What the man appears to be saying is that Mr. Aylmer and Mr. Strake may have been reborn or reincarnated, after having been other types of creatures in earlier lives (birds or other animals or both) and that they may have tried to kill each other in these previous lives. In other words, their struggle returns each time they are reborn. This appears to be how ...


2

As Gandalf explained to Frodo, they are in the "Hall of Fire", where "a bright fire was burning in a great hearth". Fire can be both a source of heat and a source of light. In this hall, the fire in the hearth is the main source of light; the fire is even described as "bright", emphasizing that it is a source of light. The phrase "little other light" means ...


2

In the phrase "thinking his thoughts", "think" means neither "think about" nor "think by". It means having the same thoughts, holding the same thoughts in your mind. This is part of being "inside" the murder: Father Brown tries to experience the murderer's thoughts in order to better understand him. The "posture of his hunched and peering hatred" would be a ...


2

When we say that something throbs, we mean that it appears to vibrate, possibly making a steady noise. This can refer to vibrations caused by objects, but also to music. For example: "Already the engine was throbbing" ("Morning Star" by Matt Mooney) "The Haunted Woods was full of the groans of mighty trees wrung in the tempest, and the air throbbed with the ...


2

To all appearances, the man was drugged with something the woman gave him to drink. The drink is not necessarily the only meaning of "summer wine", just like angel's kiss is ambiguous: a kiss by a woman who looks "angelic", a classic cocktail named "angel's kiss", or a less obvious meaning. However, "let's pass some time" suggests that there was an ...


1

Anne is saying that she is been trying to talk less and that if Marilla had been aware of her efforts, she would have expressed appreciation or possibly given her praise for it (=given her credit for it). For another example of "giving someone credit" in a different context, see Give me credit on BBC Learning English (18 August 2015).


1

Parolles was blindfolded while he was being questioned by noblemen and soldiers who belonged to the same camp as himself. Just before the words "so, look about you: know you any here?", one of these lords removes the blindfold. The words mean: "Look around you. Do you know any of the people here?" Parolles then recognises the people around him, including ...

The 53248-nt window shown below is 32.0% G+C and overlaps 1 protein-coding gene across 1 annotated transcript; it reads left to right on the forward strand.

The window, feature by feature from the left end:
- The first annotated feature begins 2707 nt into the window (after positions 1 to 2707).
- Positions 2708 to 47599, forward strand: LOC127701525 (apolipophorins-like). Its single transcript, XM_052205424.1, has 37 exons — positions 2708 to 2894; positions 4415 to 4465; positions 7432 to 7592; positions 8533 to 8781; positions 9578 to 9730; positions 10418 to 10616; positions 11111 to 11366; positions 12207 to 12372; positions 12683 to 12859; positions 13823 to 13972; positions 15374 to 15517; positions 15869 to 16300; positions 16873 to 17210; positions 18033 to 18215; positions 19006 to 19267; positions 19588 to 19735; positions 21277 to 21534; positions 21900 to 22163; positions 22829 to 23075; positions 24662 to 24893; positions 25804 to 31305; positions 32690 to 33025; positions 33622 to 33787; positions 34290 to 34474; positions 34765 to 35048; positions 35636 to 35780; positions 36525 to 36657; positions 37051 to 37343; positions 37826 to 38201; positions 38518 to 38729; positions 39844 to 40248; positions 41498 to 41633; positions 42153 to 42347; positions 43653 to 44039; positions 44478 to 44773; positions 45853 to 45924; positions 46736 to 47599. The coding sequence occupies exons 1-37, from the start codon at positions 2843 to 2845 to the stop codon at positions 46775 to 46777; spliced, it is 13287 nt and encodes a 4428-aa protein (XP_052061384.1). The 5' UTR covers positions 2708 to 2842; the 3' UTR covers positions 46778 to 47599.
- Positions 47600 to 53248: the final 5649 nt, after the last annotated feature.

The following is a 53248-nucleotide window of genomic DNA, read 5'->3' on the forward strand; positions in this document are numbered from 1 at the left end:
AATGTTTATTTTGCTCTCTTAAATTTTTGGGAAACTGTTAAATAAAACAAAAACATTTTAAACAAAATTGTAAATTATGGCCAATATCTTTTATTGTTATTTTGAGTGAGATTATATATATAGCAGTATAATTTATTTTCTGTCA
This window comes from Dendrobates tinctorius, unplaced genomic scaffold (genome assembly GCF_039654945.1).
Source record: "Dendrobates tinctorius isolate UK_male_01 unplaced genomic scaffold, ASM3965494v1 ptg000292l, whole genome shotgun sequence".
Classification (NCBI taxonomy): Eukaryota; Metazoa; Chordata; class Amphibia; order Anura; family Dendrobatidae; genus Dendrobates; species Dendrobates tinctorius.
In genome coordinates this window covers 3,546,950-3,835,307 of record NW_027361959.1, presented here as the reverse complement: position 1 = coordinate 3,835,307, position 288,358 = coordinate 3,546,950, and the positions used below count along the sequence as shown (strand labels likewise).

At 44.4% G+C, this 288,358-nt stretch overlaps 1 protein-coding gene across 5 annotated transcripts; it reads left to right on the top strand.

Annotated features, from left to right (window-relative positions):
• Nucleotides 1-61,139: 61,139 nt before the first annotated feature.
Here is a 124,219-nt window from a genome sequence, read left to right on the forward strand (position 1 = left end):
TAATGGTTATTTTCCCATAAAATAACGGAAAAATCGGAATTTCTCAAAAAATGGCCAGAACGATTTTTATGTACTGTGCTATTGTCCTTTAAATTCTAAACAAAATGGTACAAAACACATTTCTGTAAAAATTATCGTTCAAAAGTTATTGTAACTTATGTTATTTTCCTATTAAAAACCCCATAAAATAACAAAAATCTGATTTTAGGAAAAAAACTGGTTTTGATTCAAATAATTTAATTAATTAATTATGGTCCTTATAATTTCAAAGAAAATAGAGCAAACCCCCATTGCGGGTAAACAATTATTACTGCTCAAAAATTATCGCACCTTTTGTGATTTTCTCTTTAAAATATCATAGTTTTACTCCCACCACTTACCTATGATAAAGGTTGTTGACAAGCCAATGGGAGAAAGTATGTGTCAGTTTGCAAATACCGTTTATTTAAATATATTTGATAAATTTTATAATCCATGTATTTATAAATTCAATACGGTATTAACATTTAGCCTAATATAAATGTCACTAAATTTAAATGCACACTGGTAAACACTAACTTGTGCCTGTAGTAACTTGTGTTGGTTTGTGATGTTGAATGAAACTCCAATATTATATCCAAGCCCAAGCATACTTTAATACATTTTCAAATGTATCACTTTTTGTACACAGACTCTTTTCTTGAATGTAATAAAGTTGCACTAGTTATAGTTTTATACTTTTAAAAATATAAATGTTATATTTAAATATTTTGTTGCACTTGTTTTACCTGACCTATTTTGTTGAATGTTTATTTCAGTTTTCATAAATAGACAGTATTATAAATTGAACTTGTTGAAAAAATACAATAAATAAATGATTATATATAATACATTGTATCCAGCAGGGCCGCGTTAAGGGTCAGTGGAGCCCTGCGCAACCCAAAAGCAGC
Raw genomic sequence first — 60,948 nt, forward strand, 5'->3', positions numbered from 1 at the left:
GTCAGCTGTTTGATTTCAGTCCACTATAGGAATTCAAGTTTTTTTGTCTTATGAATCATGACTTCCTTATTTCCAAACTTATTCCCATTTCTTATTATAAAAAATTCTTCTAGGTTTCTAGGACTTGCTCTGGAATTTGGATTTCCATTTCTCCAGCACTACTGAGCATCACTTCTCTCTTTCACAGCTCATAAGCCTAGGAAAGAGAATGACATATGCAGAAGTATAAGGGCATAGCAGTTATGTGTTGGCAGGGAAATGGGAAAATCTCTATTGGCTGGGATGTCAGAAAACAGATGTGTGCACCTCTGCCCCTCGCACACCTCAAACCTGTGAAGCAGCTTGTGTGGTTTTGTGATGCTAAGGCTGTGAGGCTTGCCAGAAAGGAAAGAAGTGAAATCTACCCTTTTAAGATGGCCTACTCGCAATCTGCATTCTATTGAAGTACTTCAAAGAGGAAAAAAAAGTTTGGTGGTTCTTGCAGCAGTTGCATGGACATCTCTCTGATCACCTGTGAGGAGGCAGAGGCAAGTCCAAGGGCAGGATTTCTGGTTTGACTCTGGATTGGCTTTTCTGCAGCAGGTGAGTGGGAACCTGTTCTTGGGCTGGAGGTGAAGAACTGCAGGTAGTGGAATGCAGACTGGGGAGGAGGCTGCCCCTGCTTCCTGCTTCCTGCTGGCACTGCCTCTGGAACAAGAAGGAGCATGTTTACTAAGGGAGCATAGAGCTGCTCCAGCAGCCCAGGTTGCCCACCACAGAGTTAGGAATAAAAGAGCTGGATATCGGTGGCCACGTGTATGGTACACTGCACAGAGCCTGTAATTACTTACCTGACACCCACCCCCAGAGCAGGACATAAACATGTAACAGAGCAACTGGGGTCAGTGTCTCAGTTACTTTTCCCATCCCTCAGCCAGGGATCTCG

1

The “unfamiliar line” is the one that appears (in slight variations) at the end of each verse of the song: And I will give to you my summer wine This is an unfamiliar (meaning “original”) pick-up or come-on line. “Wine” is a metaphor for something delightful and intoxicating (here, sex), and “summer” is metaphorically hot, languid, ripe.


1

Martin Luther King (MLK) was a seminary graduate and used biblical imagery and allusions prolifically in his civil rights speeches—as you probably already know. In any case, as you are also probably aware, the phrase from Isaiah 40:5 and is used in the context of his famous “I Have a Dream” speech: “And the glory of the LORD shall be revealed, and all flesh ...


1

First of all, the man is saying that he is a "secularist." Specifically, he is an "evolutionist" (as opposed to a "creationist" who would believe in the "divinity" of the Holy Spirit, rather than just its "existence" in a "spiritual sense." That said, if the man doesn't believe in "divinity," from what does his views on right and wrong derive. The answer ...


1

In Early Modern English, "prime" could mean "early years, prime of life, fullness of youth", but also "perfection, fullness" and "spring, springtime" (see Shakespeare's Words). "Tarry" could mean "stay for, wait for" (among other meanings; see Shakespeare's Words). Based on this, interpreting the last stanza as "Get married while you are in the prime of ...


1

"Prime" does not refer to virginity. After an admittedly brief search, I could not find any examples of such usage. Clearly, what Herrick is referring to is the prime of life, specifically and biologically, the most fecund period of life, when organisms are most sexually active. His poem is an example of a genre which might be called Carpe Diem seduction ...


1

You are right that there is double meaning in the line For having lost but once your prime, The double meaning works because “once” means not only “at some point or period in the past” but also “at one time only” (OED). In a discussion of virginity, a reference to losing something “but once” has a clear implication, and “prime” has the meaning “the ...


1

Since this is a translation, it's worth looking at the original sentence first, which can be found on British History Online: Vrbis matronæ ipsæ Sabinæ sunt. There may be more than one way to translate this ("The matrons / wives of the city are themselves / real Sabines") but the comparison shows at least that "Sabines" comes from the Latin text and not ...


1

"Abortive" means "failing to produce results," so it denotes a sorrow, probably short-lived, that doesn't cause the person to change. Likewise a "shortwinded" person quickly loses his breath on exercise, and therefore an elation is "shortwinded" if it ends quickly because it's exhausted. Since Gatsby is dead by the end of the novel -- and the reference is ...